Monday, November 26, 2012

Rich Brady, ambidextrous pitcher for Holy Ghost Prep

Rich Brady
Philadelphia, PA

High School: Holy Ghost Prep 1993
College: Rider College

Positions: RHP/LHP, 1B, 3B
Bats: Right
Throws: Both

How Rich Brady got started throwing with both arms

"I was 7, (throwing a baseball) with my uncle," Brady recalled. "I'm lefthanded, but I threw righthanded. So I guess he figured I could throw lefthanded if I worked on it."

Rich Brady was a successful switch pitcher for Holy Ghost Prep, a small high school in Philadelphia.

Found on Newspapers.com

Ambidextrous Pitching Highlights

Red-hot Holy Ghost Moves Past Bristol to top of Bicentennial, May 14, 1992 | Philly.com

In the win over Morrisville, Rich Brady pitched 4 innings, righthanded, for the win, and hit a home run when he moved to first base after pitching, playing lefthanded. The ambidextrous junior is now 6-0 overall, 3-0 with each arm. Read more

Holy Ghost Prep Pitcher Switches Arms in Rout of Lower Moreland, April 22, 1993 | Philly.com


Holy Ghost Prep coach Ted Grabowski has always said he didn't want Rich Brady, his ambidextrous pitcher, to throw righthanded and lefthanded in the same game. He's avoided the temptation to use him that way for two seasons.
But Brady finally did it when his coach wasn't looking in the Firebirds' 17-1 rout of Lower Moreland on Tuesday.
"He was supposed to pitch righthanded, but said he felt stronger lefthanded when he was warming up," Grabowski said. "I got to the game late, and when I saw him pitching in the first inning, he was throwing lefthanded. Read more

Switch-pitcher 6-0 for Holy Ghost Rich Brady Won Four Games Righthanded and Two Lefthanded this Season, May 28, 1993 | Philly.com


Rich Brady writes with his left hand, shoots a basketball with his right hand and plays first base lefthanded and third base righthanded.
He pitches with his right hand.
And he pitches with his left hand.
The Holy Ghost Prep senior might seem a bit mixed up, but on the baseball diamond, he features a two-armed approach to pitching that is no novelty act. He finished this season with a 6-0 record - four wins righthanded and two lefthanded. He first became intrigued by his emerging ambidexterity at an early age, and he has worked at it ever since.

3 Area Graduates Make it to Baseball Tourney
by Beth Onufrak, June 9, 1994 | Philly.com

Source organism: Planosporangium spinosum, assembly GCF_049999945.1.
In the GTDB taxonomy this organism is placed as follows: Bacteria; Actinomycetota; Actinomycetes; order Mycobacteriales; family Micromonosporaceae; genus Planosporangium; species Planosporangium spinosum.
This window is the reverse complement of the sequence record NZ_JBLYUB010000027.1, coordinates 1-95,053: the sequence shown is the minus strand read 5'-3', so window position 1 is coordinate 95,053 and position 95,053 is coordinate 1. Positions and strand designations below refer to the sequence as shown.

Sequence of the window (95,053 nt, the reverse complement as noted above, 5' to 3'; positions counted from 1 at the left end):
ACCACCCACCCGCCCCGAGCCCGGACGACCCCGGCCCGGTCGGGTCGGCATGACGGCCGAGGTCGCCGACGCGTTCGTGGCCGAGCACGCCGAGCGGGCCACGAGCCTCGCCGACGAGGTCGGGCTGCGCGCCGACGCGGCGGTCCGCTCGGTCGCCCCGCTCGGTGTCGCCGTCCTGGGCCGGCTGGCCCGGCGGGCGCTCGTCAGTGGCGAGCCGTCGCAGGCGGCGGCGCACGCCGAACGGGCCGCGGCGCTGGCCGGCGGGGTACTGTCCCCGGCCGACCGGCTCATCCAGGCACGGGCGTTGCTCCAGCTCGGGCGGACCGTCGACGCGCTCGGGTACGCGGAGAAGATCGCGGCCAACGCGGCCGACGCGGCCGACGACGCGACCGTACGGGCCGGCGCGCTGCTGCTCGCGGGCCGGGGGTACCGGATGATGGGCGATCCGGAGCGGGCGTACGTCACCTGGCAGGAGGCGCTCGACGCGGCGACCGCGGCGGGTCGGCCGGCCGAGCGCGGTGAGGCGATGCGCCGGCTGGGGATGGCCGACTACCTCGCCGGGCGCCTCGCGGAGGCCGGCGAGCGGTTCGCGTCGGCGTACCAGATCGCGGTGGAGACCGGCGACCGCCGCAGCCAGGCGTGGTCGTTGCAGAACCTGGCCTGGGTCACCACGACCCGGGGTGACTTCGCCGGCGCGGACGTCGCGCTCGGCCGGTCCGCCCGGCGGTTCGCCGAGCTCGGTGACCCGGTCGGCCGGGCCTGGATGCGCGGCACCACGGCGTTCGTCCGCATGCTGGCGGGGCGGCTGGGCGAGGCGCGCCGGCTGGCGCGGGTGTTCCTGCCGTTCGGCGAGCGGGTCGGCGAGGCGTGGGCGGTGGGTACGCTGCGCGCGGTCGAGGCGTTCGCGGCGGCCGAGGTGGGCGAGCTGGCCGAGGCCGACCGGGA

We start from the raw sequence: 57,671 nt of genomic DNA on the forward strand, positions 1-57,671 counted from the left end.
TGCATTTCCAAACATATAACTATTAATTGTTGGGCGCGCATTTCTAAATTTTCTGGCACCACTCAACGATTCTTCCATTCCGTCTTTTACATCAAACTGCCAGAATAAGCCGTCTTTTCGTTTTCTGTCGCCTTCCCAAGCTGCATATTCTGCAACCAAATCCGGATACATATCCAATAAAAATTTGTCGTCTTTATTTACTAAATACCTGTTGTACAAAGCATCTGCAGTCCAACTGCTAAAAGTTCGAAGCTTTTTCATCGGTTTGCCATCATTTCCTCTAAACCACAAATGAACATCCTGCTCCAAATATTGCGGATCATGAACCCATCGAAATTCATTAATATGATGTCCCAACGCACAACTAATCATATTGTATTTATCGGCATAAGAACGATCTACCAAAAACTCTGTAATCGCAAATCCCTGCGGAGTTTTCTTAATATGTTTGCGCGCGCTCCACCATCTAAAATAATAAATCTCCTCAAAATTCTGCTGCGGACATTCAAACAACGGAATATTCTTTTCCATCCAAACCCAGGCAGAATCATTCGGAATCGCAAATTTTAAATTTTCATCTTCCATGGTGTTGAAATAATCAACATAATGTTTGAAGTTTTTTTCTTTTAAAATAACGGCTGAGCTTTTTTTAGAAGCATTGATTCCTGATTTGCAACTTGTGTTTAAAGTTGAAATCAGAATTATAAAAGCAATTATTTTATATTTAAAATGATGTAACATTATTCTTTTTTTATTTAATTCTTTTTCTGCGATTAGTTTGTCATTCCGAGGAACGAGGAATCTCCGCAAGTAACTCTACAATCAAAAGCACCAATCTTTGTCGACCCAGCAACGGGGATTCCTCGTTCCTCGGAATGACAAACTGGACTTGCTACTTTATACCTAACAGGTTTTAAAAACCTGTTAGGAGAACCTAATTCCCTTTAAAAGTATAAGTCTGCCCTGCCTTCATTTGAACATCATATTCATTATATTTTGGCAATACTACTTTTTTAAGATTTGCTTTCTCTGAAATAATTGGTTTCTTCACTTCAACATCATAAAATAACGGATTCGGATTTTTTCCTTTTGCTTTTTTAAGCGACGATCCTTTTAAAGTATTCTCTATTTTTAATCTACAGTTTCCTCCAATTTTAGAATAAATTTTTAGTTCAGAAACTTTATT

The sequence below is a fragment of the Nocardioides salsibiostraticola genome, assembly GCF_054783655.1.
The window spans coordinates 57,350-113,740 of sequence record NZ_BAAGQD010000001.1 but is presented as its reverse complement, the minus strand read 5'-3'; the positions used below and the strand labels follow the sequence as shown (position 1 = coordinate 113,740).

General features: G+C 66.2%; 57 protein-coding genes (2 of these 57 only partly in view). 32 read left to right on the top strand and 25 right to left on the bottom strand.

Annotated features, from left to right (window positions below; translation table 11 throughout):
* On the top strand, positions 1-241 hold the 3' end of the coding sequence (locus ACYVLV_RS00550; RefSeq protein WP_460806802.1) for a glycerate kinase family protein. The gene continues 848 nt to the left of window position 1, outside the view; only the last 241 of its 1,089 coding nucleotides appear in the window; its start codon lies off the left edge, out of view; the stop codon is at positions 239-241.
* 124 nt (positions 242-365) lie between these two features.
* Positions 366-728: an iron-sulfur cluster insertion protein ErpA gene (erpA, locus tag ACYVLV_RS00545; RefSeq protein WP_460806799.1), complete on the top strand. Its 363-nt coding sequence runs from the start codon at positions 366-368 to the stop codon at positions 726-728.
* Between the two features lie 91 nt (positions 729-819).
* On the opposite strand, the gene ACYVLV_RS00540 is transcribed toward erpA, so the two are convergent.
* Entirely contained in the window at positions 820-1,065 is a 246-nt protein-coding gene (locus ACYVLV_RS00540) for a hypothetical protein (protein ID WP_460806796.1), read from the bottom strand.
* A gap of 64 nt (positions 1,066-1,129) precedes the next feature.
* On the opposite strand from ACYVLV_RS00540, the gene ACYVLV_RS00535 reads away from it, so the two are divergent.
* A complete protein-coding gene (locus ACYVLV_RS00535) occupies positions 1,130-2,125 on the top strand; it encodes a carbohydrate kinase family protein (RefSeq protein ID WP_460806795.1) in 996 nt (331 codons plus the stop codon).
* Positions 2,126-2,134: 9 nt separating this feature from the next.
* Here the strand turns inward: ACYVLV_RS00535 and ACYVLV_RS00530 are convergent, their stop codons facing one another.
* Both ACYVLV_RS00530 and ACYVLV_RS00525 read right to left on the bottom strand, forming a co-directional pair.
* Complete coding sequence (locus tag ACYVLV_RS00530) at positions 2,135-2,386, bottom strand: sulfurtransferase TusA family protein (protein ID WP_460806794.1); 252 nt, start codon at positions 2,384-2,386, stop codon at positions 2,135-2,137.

Joe Doto, Tom Kerr and Rich Brady all made the NCAA Division I baseball tournament as members of the Rider College team. The Broncs lost two straight in the tournament and finished the season with a 33-18 record.

Brady, an ambidextrous relief pitcher from Holy Ghost Prep, appeared in seven games and had an 0-1 record.

Read more
...


Three Local Graduates Helping Rider Squad Glitter on Diamond
by Beth Onufrak, April 27, 1995 | Philly.com


Rich Brady, a Holy Ghost Prep graduate, is a sophomore who pitches both righthanded and lefthanded for Rider.
"We've used Rich primarily as a middle reliever," Pittaro said. "He's been fairly effective with both arms. He probably has better control lefthanded, but maybe more speed righthanded."
...

Pennsbury's Doto Sets Rider Longevity Mark
by Beth Onufrak, May 2, 1996 | Philly.com


Doto is one of three graduates of Bucks County high schools playing for the Broncs. Council Rock grad Tom Kerr is a junior outfielder, and Holy Ghost Prep grad Rich Brady is a junior who can pitch with either hand.
Kerr is hitting .257, has appeared in 36 games and has two game-winning hits. Brady has a 2.92 ERA as a relief pitcher.
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Baseball Coach Resigns at HGP His Enthusiasm Gone
by Frank Bertucci, Jan 20, 1998 | Philly.com
Like so many veteran coaches, Ted Grabowski had said he would quit when he no longer had the enthusiasm for the job as the new season approached. ...

Grabowski's teams compiled a record of 404-185, dominated the Bicentennial League, and were in the District 1 playoffs in either Class AAA (currently) or Class AA nearly every season.

Several years ago, Grabowski also had Rich Brady on his team. Brady, who later played for and graduated from Rider, threw just as well righthanded as he did lefthanded, and Grabowski tried to find the right game situation for having him switch pitching arms. He promised reporters he would let them know whenever he thought he could get away with it, but it never happened.

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